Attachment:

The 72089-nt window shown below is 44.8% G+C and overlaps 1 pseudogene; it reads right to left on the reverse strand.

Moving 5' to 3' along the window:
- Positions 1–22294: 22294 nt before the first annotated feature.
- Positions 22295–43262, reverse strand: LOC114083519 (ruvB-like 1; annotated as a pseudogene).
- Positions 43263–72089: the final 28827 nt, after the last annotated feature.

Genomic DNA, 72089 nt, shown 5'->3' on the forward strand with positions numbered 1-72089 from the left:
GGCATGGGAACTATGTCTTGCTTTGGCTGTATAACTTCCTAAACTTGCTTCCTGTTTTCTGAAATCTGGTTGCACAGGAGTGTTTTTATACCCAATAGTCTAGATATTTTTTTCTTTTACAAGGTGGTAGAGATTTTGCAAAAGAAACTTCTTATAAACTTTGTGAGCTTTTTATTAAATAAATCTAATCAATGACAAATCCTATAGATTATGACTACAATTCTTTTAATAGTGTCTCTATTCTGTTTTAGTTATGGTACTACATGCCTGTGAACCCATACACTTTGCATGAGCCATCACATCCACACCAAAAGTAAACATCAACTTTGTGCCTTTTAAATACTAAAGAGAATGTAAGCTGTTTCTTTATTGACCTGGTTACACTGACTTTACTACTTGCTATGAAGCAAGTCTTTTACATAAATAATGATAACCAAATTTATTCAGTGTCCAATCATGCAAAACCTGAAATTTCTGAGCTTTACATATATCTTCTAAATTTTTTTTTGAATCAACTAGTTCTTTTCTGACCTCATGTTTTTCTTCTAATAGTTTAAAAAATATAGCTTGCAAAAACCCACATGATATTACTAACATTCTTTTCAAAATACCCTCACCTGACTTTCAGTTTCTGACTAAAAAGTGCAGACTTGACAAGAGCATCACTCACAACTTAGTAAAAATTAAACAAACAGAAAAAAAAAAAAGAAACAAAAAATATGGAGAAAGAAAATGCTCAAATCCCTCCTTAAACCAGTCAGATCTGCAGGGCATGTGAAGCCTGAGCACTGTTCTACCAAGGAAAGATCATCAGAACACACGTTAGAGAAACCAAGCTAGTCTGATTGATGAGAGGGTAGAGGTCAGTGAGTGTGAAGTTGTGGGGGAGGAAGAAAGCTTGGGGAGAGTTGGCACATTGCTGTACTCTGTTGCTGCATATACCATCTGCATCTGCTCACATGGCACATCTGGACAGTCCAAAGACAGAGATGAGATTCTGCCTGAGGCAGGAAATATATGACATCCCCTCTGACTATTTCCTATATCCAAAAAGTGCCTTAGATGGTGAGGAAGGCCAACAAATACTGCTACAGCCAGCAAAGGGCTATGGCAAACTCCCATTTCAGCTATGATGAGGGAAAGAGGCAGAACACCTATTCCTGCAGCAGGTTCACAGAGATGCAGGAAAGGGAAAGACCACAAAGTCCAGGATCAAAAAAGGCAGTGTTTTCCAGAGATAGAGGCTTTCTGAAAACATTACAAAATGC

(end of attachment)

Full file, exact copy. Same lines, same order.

The 72089-nt window shown below is 44.8% G+C and overlaps 1 pseudogene; it reads right to left on the reverse strand.

Moving 5' to 3' along the window:
- Positions 1–22294: 22294 nt before the first annotated feature.
- Positions 22295–43262, reverse strand: LOC114083519 (ruvB-like 1; annotated as a pseudogene).
- Positions 43263–72089: the final 28827 nt, after the last annotated feature.

Genomic DNA, 72089 nt, shown 5'->3' on the forward strand with positions numbered 1-72089 from the left:
GGCATGGGAACTATGTCTTGCTTTGGCTGTATAACTTCCTAAACTTGCTTCCTGTTTTCTGAAATCTGGTTGCACAGGAGTGTTTTTATACCCAATAGTCTAGATATTTTTTTCTTTTACAAGGTGGTAGAGATTTTGCAAAAGAAACTTCTTATAAACTTTGTGAGCTTTTTATTAAATAAATCTAATCAATGACAAATCCTATAGATTATGACTACAATTCTTTTAATAGTGTCTCTATTCTGTTTTAGTTATGGTACTACATGCCTGTGAACCCATACACTTTGCATGAGCCATCACATCCACACCAAAAGTAAACATCAACTTTGTGCCTTTTAAATACTAAAGAGAATGTAAGCTGTTTCTTTATTGACCTGGTTACACTGACTTTACTACTTGCTATGAAGCAAGTCTTTTACATAAATAATGATAACCAAATTTATTCAGTGTCCAATCATGCAAAACCTGAAATTTCTGAGCTTTACATATATCTTCTAAATTTTTTTTTGAATCAACTAGTTCTTTTCTGACCTCATGTTTTTCTTCTAATAGTTTAAAAAATATAGCTTGCAAAAACCCACATGATATTACTAACATTCTTTTCAAAATACCCTCACCTGACTTTCAGTTTCTGACTAAAAAGTGCAGACTTGACAAGAGCATCACTCACAACTTAGTAAAAATTAAACAAACAGAAAAAAAAAAAAGAAACAAAAAATATGGAGAAAGAAAATGCTCAAATCCCTCCTTAAACCAGTCAGATCTGCAGGGCATGTGAAGCCTGAGCACTGTTCTACCAAGGAAAGATCATCAGAACACACGTTAGAGAAACCAAGCTAGTCTGATTGATGAGAGGGTAGAGGTCAGTGAGTGTGAAGTTGTGGGGGAGGAAGAAAGCTTGGGGAGAGTTGGCACATTGCTGTACTCTGTTGCTGCATATACCATCTGCATCTGCTCACATGGCACATCTGGACAGTCCAAAGACAGAGATGAGATTCTGCCTGAGGCAGGAAATATATGACATCCCCTCTGACTATTTCCTATATCCAAAAAGTGCCTTAGATGGTGAGGAAGGCCAACAAATACTGCTACAGCCAGCAAAGGGCTATGGCAAACTCCCATTTCAGCTATGATGAGGGAAAGAGGCAGAACACCTATTCCTGCAGCAGGTTCACAGAGATGCAGGAAAGGGAAAGACCACAAAGTCCAGGATCAAAAAAGGCAGTGTTTTCCAGAGATAGAGGCTTTCTGAAAACATTACAAAATGC